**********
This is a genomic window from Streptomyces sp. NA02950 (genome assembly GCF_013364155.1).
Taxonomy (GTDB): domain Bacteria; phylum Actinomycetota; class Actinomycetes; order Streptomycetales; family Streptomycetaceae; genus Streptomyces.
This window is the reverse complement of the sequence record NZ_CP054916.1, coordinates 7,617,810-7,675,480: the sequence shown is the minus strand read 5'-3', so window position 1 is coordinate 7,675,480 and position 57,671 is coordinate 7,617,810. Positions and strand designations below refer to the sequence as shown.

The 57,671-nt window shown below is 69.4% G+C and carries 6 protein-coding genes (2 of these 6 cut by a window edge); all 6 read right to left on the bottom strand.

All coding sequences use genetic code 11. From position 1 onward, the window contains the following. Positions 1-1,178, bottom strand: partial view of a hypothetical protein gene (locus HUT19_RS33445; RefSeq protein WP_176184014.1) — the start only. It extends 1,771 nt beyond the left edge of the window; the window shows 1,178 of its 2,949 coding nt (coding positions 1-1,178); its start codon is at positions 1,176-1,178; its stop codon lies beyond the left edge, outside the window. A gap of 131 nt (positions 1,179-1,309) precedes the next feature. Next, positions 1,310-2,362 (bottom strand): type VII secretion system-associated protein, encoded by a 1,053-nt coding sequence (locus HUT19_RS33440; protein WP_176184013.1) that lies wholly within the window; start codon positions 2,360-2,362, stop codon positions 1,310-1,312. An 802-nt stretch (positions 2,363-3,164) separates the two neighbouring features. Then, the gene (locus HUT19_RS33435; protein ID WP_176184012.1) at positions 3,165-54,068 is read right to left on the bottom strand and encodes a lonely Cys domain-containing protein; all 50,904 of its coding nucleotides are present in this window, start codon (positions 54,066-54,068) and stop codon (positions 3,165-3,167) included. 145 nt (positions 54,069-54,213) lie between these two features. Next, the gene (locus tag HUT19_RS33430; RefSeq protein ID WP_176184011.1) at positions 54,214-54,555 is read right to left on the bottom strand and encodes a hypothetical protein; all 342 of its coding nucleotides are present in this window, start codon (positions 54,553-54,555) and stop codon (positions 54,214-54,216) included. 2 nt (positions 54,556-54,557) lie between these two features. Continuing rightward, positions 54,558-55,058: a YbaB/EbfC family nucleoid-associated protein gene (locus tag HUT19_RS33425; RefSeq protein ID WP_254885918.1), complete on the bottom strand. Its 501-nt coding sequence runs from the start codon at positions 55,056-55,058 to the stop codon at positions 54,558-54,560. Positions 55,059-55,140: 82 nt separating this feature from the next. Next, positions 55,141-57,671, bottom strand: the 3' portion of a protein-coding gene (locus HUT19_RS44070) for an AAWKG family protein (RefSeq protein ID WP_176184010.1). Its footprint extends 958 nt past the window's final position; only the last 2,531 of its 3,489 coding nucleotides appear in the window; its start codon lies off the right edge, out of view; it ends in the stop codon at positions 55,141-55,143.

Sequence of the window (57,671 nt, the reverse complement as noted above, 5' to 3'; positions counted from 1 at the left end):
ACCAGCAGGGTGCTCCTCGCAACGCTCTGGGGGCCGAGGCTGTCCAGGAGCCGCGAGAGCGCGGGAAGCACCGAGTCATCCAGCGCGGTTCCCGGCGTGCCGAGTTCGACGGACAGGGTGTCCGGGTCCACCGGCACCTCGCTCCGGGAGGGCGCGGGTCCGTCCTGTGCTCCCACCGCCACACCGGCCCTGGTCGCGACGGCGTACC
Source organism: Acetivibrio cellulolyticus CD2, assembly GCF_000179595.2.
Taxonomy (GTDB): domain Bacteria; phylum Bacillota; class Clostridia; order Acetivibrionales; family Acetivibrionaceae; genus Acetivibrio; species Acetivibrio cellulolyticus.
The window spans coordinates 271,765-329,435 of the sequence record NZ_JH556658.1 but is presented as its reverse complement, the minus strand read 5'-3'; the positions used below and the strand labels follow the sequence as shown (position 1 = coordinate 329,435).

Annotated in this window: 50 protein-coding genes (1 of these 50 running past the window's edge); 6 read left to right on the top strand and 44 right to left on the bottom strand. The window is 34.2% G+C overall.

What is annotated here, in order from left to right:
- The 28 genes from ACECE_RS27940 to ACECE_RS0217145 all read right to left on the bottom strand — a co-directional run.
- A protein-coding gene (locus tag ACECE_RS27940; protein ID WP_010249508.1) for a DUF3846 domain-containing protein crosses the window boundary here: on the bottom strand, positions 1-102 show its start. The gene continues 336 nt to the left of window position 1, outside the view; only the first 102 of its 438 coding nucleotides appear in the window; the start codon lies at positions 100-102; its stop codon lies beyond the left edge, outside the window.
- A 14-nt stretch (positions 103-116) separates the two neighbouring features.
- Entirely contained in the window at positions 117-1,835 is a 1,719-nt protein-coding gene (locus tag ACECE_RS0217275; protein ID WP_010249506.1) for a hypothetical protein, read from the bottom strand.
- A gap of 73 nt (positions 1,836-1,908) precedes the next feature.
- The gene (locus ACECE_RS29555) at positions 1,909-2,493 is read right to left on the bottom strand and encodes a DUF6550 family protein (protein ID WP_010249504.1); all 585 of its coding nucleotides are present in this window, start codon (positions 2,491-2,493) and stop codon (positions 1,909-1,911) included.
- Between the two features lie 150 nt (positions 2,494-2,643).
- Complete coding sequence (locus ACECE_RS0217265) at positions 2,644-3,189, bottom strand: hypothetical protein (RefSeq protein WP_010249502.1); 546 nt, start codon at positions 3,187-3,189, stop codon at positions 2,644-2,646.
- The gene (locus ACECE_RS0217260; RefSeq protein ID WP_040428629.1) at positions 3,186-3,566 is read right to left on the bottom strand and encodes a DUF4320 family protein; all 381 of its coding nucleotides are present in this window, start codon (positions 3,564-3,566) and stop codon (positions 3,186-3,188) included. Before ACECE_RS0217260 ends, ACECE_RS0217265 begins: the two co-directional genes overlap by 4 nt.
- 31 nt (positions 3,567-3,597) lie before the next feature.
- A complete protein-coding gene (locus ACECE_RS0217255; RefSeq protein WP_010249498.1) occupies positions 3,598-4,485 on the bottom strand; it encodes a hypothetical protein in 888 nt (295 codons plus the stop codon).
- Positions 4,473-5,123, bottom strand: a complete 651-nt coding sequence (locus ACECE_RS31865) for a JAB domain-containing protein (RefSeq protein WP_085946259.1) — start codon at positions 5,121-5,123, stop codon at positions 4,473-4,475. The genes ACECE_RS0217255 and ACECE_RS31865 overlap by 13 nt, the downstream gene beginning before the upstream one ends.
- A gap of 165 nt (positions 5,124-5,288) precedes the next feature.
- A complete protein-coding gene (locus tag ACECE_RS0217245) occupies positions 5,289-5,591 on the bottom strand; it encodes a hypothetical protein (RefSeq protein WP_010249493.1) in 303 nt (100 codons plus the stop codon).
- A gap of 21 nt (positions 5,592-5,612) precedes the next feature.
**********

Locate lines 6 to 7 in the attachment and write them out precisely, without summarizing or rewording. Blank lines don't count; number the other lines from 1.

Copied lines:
Sequence of the window (57,671 nt, the reverse complement as noted above, 5' to 3'; positions counted from 1 at the left end):
ACCAGCAGGGTGCTCCTCGCAACGCTCTGGGGGCCGAGGCTGTCCAGGAGCCGCGAGAGCGCGGGAAGCACCGAGTCATCCAGCGCGGTTCCCGGCGTGCCGAGTTCGACGGACAGGGTGTCCGGGTCCACCGGCACCTCGCTCCGGGAGGGCGCGGGTCCGTCCTGTGCTCCCACCGCCACACCGGCCCTGGTCGCGACGGCGTACC